Secret Cinema Back to the Future, review: Interactive cinema experience finally arrives

Sometimes the immersive experience was so good that it blurred the line between fiction and reality

Kaleem Aftab
Tuesday 05 August 2014 15:57
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On set of the Secret Cinema's Back to the Future event
On set of the Secret Cinema's Back to the Future event

Secret Cinema finally opened one week after its organisers cancelled its first week of shows hours before the scheduled opening. Fabien Riggall, founder of the immersive film-experience company, cited a “myriad of reasons” for his decision to cancel the first week of the run. The backlash on social media was immense, especially as the show had sold 40,000 tickets in the first hour they had gone on sale.

The opening night was not without problems. Told to meet at an East London train station, punters had to walk for 10 minutes to the venue and then queue for half an hour as they waited to leave their phones and other modern gadgets at the door. They also had to queue for an hour to get food at the 1950s diner recreated at the venue, and the toilets were of Glastonbury standard.

But when Secret Cinema delivered, it was excellent. The set takes over much of the Olympic Park at which Hill Valley, California, circa 1955 has been recreated. Most of the locations were remarkable. The experience starts with a walk through Hill Valley Farm replete with sheep and chickens.

There is then a saunter along Riverside drive, where the houses of the Hill Valley residents had been recreated. These abodes were the most disappointing parts of the set. For one thing they were one-room bungalows and much is made in the film of George Mcfly spying on his future wife from a tree across the street. Better were the billboards, perfect for hiding a DeLorean. The Hill Valley Square featured more than 30 buildings including a high school. Clock tower, barbers, record shop and comic shop were excellent.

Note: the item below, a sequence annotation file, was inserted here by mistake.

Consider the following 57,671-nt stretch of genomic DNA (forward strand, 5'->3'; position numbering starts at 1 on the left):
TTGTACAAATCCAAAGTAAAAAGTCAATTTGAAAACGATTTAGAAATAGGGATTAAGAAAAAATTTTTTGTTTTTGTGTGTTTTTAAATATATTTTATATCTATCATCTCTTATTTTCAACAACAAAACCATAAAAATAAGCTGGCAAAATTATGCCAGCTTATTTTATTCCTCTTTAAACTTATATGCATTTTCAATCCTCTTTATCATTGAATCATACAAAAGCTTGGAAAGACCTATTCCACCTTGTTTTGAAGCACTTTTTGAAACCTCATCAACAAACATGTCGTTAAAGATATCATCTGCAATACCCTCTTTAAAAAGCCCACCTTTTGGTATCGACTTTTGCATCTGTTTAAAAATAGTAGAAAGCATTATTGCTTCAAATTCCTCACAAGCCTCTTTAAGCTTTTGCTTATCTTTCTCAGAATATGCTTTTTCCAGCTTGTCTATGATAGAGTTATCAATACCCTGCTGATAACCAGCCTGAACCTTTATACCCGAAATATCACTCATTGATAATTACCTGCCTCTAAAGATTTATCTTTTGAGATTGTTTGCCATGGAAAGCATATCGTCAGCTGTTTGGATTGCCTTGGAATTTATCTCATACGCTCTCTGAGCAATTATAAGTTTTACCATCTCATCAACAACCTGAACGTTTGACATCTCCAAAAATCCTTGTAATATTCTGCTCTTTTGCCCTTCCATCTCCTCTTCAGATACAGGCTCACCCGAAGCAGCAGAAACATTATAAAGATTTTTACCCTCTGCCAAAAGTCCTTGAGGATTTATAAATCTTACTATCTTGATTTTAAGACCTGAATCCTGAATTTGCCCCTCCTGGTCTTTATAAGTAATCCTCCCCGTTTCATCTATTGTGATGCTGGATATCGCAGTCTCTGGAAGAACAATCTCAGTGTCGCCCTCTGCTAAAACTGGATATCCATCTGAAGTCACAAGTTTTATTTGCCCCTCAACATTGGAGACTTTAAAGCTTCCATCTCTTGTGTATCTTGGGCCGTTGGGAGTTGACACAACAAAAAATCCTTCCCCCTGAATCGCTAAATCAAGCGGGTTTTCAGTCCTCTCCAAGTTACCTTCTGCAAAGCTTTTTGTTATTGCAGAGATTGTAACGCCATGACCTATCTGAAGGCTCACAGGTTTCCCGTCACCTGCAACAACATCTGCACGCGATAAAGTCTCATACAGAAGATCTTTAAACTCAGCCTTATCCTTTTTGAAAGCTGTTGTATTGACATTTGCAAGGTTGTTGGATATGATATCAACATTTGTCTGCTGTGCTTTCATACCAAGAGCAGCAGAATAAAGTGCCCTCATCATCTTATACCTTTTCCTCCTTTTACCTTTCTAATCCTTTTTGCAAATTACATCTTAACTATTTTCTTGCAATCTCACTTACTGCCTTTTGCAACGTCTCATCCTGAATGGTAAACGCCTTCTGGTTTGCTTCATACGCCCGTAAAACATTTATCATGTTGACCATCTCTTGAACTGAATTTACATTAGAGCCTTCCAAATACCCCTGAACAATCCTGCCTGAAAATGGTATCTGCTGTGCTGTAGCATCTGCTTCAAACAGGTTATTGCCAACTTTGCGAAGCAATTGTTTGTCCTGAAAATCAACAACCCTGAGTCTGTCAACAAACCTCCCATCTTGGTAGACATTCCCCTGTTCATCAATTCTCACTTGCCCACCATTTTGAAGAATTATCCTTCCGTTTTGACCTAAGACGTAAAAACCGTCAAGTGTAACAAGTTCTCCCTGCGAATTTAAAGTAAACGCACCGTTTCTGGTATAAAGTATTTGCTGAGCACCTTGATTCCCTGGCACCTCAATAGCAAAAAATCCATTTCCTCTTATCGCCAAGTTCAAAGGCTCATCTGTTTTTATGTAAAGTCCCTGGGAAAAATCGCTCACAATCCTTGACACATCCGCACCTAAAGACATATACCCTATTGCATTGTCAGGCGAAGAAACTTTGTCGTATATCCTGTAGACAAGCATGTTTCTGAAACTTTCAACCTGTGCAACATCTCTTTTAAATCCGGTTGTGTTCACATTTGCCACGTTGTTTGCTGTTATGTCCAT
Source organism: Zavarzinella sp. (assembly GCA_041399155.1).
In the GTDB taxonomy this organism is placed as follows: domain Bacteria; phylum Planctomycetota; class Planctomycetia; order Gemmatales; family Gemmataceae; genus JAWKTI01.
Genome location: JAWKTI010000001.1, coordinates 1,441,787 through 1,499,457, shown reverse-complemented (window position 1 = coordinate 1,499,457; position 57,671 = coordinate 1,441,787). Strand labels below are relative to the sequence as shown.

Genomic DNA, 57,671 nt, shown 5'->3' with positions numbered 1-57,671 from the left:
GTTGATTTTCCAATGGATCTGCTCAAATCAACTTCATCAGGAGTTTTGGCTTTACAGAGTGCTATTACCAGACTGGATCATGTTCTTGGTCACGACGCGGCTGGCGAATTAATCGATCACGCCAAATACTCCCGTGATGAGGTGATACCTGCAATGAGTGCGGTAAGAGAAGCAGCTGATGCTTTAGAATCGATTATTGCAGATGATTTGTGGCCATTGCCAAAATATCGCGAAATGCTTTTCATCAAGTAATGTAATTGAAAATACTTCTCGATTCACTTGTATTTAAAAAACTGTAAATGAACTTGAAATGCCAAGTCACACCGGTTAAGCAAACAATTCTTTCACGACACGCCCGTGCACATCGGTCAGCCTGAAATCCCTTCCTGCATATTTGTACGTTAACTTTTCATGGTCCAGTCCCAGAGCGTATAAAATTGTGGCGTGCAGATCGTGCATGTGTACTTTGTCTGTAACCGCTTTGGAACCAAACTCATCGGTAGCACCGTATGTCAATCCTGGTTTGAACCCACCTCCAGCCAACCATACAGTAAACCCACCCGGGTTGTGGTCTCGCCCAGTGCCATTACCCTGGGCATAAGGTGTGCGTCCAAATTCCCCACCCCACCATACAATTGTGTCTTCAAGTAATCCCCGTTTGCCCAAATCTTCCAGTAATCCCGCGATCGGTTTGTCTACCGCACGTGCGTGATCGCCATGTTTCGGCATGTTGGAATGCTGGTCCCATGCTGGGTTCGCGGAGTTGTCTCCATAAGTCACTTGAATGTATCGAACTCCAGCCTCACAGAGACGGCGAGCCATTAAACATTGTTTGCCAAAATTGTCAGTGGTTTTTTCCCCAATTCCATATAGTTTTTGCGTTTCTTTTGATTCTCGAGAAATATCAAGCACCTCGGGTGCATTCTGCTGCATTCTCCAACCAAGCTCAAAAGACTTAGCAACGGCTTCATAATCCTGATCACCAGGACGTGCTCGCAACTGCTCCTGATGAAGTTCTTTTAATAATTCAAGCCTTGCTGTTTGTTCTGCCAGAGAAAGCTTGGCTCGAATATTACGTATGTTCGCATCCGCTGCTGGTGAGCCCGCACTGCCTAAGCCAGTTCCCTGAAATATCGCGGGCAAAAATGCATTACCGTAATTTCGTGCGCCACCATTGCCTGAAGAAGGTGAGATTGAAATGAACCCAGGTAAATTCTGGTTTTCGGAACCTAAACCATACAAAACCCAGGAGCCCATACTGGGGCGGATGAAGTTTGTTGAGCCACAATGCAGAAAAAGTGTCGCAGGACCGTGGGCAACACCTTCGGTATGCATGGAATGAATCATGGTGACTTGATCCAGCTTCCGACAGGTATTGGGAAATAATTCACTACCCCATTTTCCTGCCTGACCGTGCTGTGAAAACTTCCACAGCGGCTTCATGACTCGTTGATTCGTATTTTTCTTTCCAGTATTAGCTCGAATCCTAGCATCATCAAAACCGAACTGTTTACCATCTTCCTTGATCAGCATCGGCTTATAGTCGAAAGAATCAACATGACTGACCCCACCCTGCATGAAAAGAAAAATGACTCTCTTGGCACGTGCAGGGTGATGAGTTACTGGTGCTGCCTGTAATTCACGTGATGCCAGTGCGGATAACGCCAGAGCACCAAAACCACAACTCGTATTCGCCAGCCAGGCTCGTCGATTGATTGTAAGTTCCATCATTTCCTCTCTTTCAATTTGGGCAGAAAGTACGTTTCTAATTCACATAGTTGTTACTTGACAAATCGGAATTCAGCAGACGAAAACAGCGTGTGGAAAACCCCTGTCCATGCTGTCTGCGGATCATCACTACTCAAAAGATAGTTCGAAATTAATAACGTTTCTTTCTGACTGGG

Secret Cinema starts as soon as a ticket is procured, with audience members being assigned characters and encouraged to dress and play the part. This was another bone of contention after the late cancellation of the original shows: audience members had already spent a lot of money on costumes. At the first night, there was an abundance of 1950s clothing and the odd man dressed as the wacky Dr Emmett Brown.

I was given the character of Raymond Wallace, a travel consultant, and ventured to my supposed place of work, Ask Mister Foster Travel Service. There I found a desk and a wall with postcards and a map of Europe. It didn’t feel very 1955 as it featured The Russian Federation, and the recently formed Balkan states. Yet these details were brilliantly turned on their head when an air hostess took us on an imaginary air trip and the differences between past and present were lampooned.

Sometimes the immersive experience was so good that it blurred the line between fiction and reality. I was treated to a beard trim by Paul des Reis of Genco Male Grooming, who revealed that his first customer that night didn’t realise he was actually going to get a real hair cut.

My favourite venue was Hill Valley High School, where the Enchantment Under the Sea dance took place. A band was playing music, and you saw the classroom where the teacher warned of the dangers of communism and the opposite sex. And then there was the visit by Mr Strickland, who managed to improvise lines from the film.

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